Jorge Linares and the Ties that Bind

by
Jorge Linares and the Ties that Bind
“The family met with me and said they wanted to send the kid to Japan.” (Photo: Courtesy)

Jorge Linares and the Ties that Bind

by
Jorge Linares and the Ties that Bind
“The family met with me and said they wanted to send the kid to Japan.” (Photo: Courtesy)

“The family met with me and said they wanted to send the kid to Japan.” (Photo: Courtesy)
“The family met with me and said they wanted to send the kid to Japan.” (Photo: Courtesy)

Saturday night at the Manchester Arena in Manchester, Lancashire, United Kingdom, Jorge “El Niño de Oro” Linares (40-3, 27 KOs), the former three-weight champion from Tokyo, Japan, by way of Barinas, Venezuela, challenges reigning and defending WBA World lightweight champion Anthony Crolla (31-4-3, 13 KOs), the Fighting Pride of Manchester, for his title.

According to WBA president Gilberto Jesus Mendoza, Linares’s talent set him apart from the beginning.

“There was a group of 60 fighters approximately that were good boxers, with high hopes, but he was the most talented of all,” Mendoza told Sky Sports.

“Linares was a little bit hyperactive to be honest, but very smart. He was very respectful, at some points quiet, but he was always very concerned about the welfare of his family. He has never changed that.”

Linares, much like his opponent this weekend, is living proof that the expression “Nice guys finish last” is not true.

An all-around sportsman who excelled in distance running and volleyball, Linares took up boxing on the advice of his father and has never looked back.

“He comes from a boxing family,” said Mendoza. “His father had a gym in front of the house. They do their homework, they run, they train. The discipline was there, the respect was there, but there was not the money.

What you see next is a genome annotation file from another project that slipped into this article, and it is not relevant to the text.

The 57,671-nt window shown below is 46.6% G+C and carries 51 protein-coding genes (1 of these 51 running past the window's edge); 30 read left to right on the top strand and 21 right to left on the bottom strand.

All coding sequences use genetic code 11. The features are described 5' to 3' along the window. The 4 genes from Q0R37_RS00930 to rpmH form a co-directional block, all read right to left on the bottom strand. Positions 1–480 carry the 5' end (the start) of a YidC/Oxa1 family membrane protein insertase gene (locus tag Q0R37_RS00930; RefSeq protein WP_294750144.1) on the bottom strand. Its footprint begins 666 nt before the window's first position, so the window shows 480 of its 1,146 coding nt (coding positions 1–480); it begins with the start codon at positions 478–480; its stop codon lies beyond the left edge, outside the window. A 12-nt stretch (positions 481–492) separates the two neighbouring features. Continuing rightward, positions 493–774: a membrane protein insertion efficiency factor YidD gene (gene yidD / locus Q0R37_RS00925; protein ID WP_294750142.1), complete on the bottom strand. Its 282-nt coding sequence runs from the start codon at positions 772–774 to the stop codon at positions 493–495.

“The family met with me and said they wanted to send the kid to Japan—he was just 15.”

Mendoza encouraged Linares to put his professional ambitions on hold while continuing his education.

“I said you have not graduated from high school, I’m not going to allow that. I told him, ‘At this point I don’t know if you’re going to be a world champion,’ and he replied: ‘I will be.’

“He came back with a high school diploma and said, ‘Now you cannot deny me, I have to go to Japan. Our refrigerator is like a fish tank—we only have water and light. I need to feed my family, I’m going to be a world champion.’”

Despite their shared history and mutual admiration, Mendoza’s respect for Linares and all he has achieved is mirrored by the respect he feels toward Anthony Crolla.

“This is very tough,” Mendoza said, “because I love Anthony Crolla’s story. But I have to be impartial. The fight on Saturday will prove that good kids can fight. They are very disciplined, they are both family men, and their styles are alike.

“This moment in their career is critical for each other and they are the best lightweights in the world. Besides that, they are role models, and it shows that boxing has good values. It’s going to be a very, very interesting bout.”

This article was penned by the author who is not related to the WBA and the statements, expressions or opinions referenced herein are that of the author alone and not the WBA.


Crolla and Linares Make Weight

Crolla and Linares Make Weight



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